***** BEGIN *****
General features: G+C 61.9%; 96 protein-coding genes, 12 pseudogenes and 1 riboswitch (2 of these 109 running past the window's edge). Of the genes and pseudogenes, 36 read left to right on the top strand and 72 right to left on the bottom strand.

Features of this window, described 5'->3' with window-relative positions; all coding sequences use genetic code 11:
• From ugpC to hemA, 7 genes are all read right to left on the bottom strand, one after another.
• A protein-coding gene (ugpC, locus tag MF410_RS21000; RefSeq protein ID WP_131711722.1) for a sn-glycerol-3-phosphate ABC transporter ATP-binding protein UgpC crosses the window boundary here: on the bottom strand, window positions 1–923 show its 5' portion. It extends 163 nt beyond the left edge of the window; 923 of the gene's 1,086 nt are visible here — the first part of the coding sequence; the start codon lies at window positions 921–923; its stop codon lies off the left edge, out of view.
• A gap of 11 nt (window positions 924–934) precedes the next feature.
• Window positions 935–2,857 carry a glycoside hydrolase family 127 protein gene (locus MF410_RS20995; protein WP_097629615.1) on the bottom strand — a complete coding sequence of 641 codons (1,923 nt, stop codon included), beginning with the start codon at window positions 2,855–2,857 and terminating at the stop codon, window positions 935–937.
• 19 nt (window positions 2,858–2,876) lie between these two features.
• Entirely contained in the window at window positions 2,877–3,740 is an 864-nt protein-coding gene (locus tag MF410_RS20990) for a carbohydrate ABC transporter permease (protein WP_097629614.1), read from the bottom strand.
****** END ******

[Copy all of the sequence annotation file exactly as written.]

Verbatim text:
General features: G+C 61.9%; 96 protein-coding genes, 12 pseudogenes and 1 riboswitch (2 of these 109 running past the window's edge). Of the genes and pseudogenes, 36 read left to right on the top strand and 72 right to left on the bottom strand.

Features of this window, described 5'->3' with window-relative positions; all coding sequences use genetic code 11:
• From ugpC to hemA, 7 genes are all read right to left on the bottom strand, one after another.
• A protein-coding gene (ugpC, locus tag MF410_RS21000; RefSeq protein ID WP_131711722.1) for a sn-glycerol-3-phosphate ABC transporter ATP-binding protein UgpC crosses the window boundary here: on the bottom strand, window positions 1–923 show its 5' portion. It extends 163 nt beyond the left edge of the window; 923 of the gene's 1,086 nt are visible here — the first part of the coding sequence; the start codon lies at window positions 921–923; its stop codon lies off the left edge, out of view.
• A gap of 11 nt (window positions 924–934) precedes the next feature.
• Window positions 935–2,857 carry a glycoside hydrolase family 127 protein gene (locus MF410_RS20995; protein WP_097629615.1) on the bottom strand — a complete coding sequence of 641 codons (1,923 nt, stop codon included), beginning with the start codon at window positions 2,855–2,857 and terminating at the stop codon, window positions 935–937.
• 19 nt (window positions 2,858–2,876) lie between these two features.
• Entirely contained in the window at window positions 2,877–3,740 is an 864-nt protein-coding gene (locus tag MF410_RS20990) for a carbohydrate ABC transporter permease (protein WP_097629614.1), read from the bottom strand.